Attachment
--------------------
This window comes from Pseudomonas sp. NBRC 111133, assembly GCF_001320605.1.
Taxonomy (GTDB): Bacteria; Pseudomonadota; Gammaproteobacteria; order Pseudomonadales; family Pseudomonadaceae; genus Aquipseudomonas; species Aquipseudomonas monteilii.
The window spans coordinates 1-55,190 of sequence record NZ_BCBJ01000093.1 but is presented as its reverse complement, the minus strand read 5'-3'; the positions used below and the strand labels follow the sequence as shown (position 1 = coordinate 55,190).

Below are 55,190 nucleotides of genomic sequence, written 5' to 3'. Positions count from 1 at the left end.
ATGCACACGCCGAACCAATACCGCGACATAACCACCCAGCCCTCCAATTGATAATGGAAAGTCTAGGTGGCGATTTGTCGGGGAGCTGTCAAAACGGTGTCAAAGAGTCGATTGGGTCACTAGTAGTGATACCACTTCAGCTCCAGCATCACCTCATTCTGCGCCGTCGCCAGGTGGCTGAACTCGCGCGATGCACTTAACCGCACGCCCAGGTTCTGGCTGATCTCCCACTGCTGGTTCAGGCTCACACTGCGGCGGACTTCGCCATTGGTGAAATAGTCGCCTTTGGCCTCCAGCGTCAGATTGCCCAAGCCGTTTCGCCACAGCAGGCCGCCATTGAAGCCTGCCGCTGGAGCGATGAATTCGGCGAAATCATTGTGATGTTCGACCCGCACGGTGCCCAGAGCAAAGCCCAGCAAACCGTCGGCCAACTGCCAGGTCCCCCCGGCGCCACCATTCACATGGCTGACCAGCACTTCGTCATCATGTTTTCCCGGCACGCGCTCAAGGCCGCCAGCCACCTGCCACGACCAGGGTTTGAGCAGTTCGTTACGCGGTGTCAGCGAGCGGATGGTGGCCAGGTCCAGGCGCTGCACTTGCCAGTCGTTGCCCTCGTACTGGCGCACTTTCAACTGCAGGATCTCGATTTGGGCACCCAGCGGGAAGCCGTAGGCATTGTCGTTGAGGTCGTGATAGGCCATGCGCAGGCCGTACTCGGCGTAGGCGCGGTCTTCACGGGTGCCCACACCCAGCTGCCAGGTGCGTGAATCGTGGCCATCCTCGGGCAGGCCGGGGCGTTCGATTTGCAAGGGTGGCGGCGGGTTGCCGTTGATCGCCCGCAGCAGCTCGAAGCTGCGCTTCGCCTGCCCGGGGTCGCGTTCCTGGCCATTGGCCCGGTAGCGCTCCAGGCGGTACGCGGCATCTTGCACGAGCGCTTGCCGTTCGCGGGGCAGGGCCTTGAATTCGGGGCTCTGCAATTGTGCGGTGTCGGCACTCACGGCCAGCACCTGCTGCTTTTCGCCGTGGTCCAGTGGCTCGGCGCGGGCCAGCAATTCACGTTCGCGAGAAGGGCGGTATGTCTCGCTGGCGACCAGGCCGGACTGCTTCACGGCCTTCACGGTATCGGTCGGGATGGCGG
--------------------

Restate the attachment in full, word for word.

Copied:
This window comes from Pseudomonas sp. NBRC 111133, assembly GCF_001320605.1.
Taxonomy (GTDB): Bacteria; Pseudomonadota; Gammaproteobacteria; order Pseudomonadales; family Pseudomonadaceae; genus Aquipseudomonas; species Aquipseudomonas monteilii.
The window spans coordinates 1-55,190 of sequence record NZ_BCBJ01000093.1 but is presented as its reverse complement, the minus strand read 5'-3'; the positions used below and the strand labels follow the sequence as shown (position 1 = coordinate 55,190).

Below are 55,190 nucleotides of genomic sequence, written 5' to 3'. Positions count from 1 at the left end.
ATGCACACGCCGAACCAATACCGCGACATAACCACCCAGCCCTCCAATTGATAATGGAAAGTCTAGGTGGCGATTTGTCGGGGAGCTGTCAAAACGGTGTCAAAGAGTCGATTGGGTCACTAGTAGTGATACCACTTCAGCTCCAGCATCACCTCATTCTGCGCCGTCGCCAGGTGGCTGAACTCGCGCGATGCACTTAACCGCACGCCCAGGTTCTGGCTGATCTCCCACTGCTGGTTCAGGCTCACACTGCGGCGGACTTCGCCATTGGTGAAATAGTCGCCTTTGGCCTCCAGCGTCAGATTGCCCAAGCCGTTTCGCCACAGCAGGCCGCCATTGAAGCCTGCCGCTGGAGCGATGAATTCGGCGAAATCATTGTGATGTTCGACCCGCACGGTGCCCAGAGCAAAGCCCAGCAAACCGTCGGCCAACTGCCAGGTCCCCCCGGCGCCACCATTCACATGGCTGACCAGCACTTCGTCATCATGTTTTCCCGGCACGCGCTCAAGGCCGCCAGCCACCTGCCACGACCAGGGTTTGAGCAGTTCGTTACGCGGTGTCAGCGAGCGGATGGTGGCCAGGTCCAGGCGCTGCACTTGCCAGTCGTTGCCCTCGTACTGGCGCACTTTCAACTGCAGGATCTCGATTTGGGCACCCAGCGGGAAGCCGTAGGCATTGTCGTTGAGGTCGTGATAGGCCATGCGCAGGCCGTACTCGGCGTAGGCGCGGTCTTCACGGGTGCCCACACCCAGCTGCCAGGTGCGTGAATCGTGGCCATCCTCGGGCAGGCCGGGGCGTTCGATTTGCAAGGGTGGCGGCGGGTTGCCGTTGATCGCCCGCAGCAGCTCGAAGCTGCGCTTCGCCTGCCCGGGGTCGCGTTCCTGGCCATTGGCCCGGTAGCGCTCCAGGCGGTACGCGGCATCTTGCACGAGCGCTTGCCGTTCGCGGGGCAGGGCCTTGAATTCGGGGCTCTGCAATTGTGCGGTGTCGGCACTCACGGCCAGCACCTGCTGCTTTTCGCCGTGGTCCAGTGGCTCGGCGCGGGCCAGCAATTCACGTTCGCGAGAAGGGCGGTATGTCTCGCTGGCGACCAGGCCGGACTGCTTCACGGCCTTCACGGTATCGGTCGGGATGGCGG